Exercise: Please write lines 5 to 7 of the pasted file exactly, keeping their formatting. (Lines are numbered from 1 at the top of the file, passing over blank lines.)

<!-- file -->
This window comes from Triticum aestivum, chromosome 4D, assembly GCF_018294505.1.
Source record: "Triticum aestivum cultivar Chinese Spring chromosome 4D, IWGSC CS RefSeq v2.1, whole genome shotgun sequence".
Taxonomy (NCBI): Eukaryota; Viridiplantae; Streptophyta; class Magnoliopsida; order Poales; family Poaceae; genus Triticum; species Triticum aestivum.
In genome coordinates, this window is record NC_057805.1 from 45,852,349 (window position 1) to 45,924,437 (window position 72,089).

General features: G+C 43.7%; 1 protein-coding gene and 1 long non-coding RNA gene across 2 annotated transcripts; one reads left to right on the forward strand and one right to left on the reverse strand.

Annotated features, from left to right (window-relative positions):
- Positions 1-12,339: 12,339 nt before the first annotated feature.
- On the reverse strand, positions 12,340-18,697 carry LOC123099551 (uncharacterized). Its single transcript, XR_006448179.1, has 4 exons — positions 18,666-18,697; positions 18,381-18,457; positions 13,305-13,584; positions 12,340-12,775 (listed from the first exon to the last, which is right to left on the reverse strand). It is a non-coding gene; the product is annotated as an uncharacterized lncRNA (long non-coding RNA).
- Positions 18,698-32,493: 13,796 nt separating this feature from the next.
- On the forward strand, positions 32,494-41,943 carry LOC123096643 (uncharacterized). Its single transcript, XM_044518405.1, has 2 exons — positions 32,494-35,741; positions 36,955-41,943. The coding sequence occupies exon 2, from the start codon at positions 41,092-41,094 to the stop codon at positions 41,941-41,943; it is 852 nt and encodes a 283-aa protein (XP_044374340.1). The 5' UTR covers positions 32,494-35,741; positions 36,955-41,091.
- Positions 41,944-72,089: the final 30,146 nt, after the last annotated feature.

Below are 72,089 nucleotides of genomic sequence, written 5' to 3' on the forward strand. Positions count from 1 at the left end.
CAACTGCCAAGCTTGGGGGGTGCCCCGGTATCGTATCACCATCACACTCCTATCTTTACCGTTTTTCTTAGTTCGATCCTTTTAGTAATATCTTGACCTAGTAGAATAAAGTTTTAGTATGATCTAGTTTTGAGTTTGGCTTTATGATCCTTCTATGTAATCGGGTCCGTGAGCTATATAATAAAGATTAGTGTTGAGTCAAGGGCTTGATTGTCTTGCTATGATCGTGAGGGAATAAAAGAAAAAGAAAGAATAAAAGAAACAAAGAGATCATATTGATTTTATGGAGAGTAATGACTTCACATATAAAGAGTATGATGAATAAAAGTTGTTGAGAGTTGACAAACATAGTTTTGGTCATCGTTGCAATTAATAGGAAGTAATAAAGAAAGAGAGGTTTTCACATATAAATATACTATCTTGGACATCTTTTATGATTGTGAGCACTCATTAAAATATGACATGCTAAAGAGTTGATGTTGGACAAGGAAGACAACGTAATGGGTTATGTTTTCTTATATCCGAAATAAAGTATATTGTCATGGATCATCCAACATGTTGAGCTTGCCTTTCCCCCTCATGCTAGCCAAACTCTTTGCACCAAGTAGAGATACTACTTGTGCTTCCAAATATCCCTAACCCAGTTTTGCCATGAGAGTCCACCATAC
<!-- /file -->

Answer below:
General features: G+C 43.7%; 1 protein-coding gene and 1 long non-coding RNA gene across 2 annotated transcripts; one reads left to right on the forward strand and one right to left on the reverse strand.

Annotated features, from left to right (window-relative positions):
- Positions 1-12,339: 12,339 nt before the first annotated feature.